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Letter to Afrikans


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Letter to Afrikans

The return Source: (Wilson Mrema)

Hello Afrikans,

A whole lot has happened and is still happening in Afrika.

Most of the events in the life of an average Afrikan seem set up in a way to create the narrative of deprivation, poverty, violence, instability, insecurity and every other falsehood the mainstream media paints about Afrika and Afrikans. However, I personally believe that a man doesn’t need to swallow poison simply because it makes another man smile. Not at all.

I watch movies most times just to see what is happening globally. And that almost all movies, series etc coming out of Hollywood now take the same storyline shows there is a global script playing out, using the global entertainment media as tool of dissemination.

The movies Black Panther, Creed 1 and 2 have strong black male characters: Erik Killmonger (birth name N’Jadaka) and Adonis Johnson Creed. Did you notice something about those movies? Different movies with different plots but the same subtle programming which portrays the Afrikan man as an angry son doing and willing to do anything to avenge the wrongs done to his father or ancestors. You could see the hate, the manipulation, the vengeful and vindictive response to how to correct the wrongs of the past. It is a subtle programming to create a narrative of hate and vengeance in the heart of the Afrikan man.

It is easy as an Afrikan living within the continent or outside of it to want to take a position of vengeance for the slavery of Afrika’s forefathers, the division of Afrika by the colonialists, the exploitation of human and natural resources and the continued media narrative of a good-for-nothing Afrika.

This position of hateful vengeance is not what is needed for change. It is better, in my opinion, to use what I call sweet revenge, which is the ability to take what was meant for your downfall and to use it to build yourself up. It’s about taking the memory of the painful slave trade, the exploitation of Afrika’s massive wealth, the manmade civil wars and violent insurgencies, unrest etc, to the mirror of the mind of God. This will enable one to see why He allowed it all from His own perspective, and then create a new narrative of hope in the face of hopelessness, strength in the face of weakness, liberty in the place of slavery and innovation in the face of exploitation.

The Afrika and Afrikans that keep looking back at what was done to her will never move forward. No man can engage his reverse gear and then expect to move forward. That it has not happened by now means it will never happen.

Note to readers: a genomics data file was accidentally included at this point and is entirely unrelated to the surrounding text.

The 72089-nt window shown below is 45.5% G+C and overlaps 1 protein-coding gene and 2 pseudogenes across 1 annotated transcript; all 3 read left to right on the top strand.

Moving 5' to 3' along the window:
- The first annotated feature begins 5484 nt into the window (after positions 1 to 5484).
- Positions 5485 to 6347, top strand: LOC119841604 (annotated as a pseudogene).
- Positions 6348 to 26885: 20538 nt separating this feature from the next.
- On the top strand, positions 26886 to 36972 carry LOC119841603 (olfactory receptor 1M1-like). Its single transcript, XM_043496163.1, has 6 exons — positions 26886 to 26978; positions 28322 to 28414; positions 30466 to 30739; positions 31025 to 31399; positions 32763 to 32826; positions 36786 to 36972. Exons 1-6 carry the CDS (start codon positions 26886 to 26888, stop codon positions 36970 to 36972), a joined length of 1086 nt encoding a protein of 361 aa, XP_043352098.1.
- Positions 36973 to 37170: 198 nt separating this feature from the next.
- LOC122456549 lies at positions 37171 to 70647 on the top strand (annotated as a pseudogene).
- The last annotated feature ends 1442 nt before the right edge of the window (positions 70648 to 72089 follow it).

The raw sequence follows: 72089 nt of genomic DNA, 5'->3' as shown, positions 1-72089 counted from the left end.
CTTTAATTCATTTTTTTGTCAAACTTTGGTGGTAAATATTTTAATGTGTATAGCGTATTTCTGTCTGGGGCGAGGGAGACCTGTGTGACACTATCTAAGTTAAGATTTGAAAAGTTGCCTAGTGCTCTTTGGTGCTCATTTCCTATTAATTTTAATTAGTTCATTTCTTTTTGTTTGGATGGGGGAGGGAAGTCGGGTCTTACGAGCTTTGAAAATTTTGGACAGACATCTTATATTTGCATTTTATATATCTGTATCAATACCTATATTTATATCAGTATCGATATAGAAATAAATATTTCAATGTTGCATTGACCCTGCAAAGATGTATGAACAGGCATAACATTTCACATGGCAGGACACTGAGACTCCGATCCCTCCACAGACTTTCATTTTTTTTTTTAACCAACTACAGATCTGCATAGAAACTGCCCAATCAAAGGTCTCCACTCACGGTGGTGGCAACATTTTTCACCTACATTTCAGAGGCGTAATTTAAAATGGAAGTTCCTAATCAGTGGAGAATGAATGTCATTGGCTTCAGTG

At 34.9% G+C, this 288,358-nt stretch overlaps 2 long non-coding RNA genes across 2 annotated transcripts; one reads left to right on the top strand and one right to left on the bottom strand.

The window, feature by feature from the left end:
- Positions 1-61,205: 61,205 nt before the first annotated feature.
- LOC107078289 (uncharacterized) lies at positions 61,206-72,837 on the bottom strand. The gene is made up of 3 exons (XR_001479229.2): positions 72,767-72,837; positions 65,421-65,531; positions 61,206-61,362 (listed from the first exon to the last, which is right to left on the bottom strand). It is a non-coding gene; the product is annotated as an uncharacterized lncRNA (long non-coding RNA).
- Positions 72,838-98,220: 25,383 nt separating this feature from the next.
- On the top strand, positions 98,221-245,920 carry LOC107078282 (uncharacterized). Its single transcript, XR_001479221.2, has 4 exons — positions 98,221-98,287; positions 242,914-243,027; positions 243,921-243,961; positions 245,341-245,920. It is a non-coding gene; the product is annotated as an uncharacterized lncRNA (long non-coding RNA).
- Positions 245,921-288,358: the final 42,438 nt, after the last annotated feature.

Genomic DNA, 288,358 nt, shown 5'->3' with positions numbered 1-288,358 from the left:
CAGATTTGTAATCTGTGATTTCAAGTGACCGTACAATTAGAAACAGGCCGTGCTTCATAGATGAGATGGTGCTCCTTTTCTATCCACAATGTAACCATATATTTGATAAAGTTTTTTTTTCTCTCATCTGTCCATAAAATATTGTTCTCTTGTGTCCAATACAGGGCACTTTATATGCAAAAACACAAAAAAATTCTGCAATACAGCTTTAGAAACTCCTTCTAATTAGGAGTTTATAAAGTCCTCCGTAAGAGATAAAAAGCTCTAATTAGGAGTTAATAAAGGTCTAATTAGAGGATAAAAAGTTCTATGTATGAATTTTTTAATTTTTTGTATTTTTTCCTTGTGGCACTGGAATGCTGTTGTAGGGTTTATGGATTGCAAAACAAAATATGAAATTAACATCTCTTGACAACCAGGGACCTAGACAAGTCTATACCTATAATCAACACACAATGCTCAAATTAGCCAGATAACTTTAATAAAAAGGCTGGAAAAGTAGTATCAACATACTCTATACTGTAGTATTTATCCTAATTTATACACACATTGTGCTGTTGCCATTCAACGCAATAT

It is time, Afrikans, wherever you are, to take up the torch of hope, strength, black beauty, wisdom that comes from knowing the mind of God for the continent and then forge a foundation of a New Afrika built on love, truth, justice, trust, equity, hope, brotherhood, compassion, faith and every other good virtue that God has graciously blessed Afrika with. Afrika is not a third world continent. Afrika is not poor. Afrika is not deprived. Afrika is just a victim of her own bad choices and decisions to dance with the devil and she alone has the power to undo those bad choices and decisions.
Let Afrikans change their mindsets about their continent and put in the effort to create a new narrative that gives life and hope, rather than the memory of the dark past.

Let the various movie industries within the Afrikan continent create new content that depicts the true Afrika we want to see and not those of blood sacrifices, money laundering, drugs etc. For as Afrikans will think, so will Afrika be. The change we want will be done by patience and critical thinking regarding the situations in real time, which will then create the understanding of why they happened and then produce answers for how to rise above it. The past 60 years of independence in various African nations gave us a lot of time to make accurate analyses and cutting edge decisions for true change. Have we used it?

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Much has been said already, but let me say these last bits.
Our education system is so twisted and mind controlling that it churns out crops of graduates who in their minds are already slaves of the status quo. But the time has come to realize that we must stop being certificate-oriented and start being solution-oriented. True education is not a thing of the head but a life in the heart. That Afrika is still where it was 60 years ago, yet now having millions of PhD and Masters degree holders, shows you proof that we were programmed through our education system to fail as a continent. Of what use are educated men and women, with wrong and selfish hearts that only see what to gain and not what to give? Heads don’t make changes, hearts do. We must stop asking what job a man does and start asking what solution does he bring? For there are those who will never step into an office or a factory for any job, but their lives are changing communities.

Afrika is blessed of God, but careful tending and keeping is required.

God bless you Afrikans and God bless the land of Afrika.

Samuel Phillips

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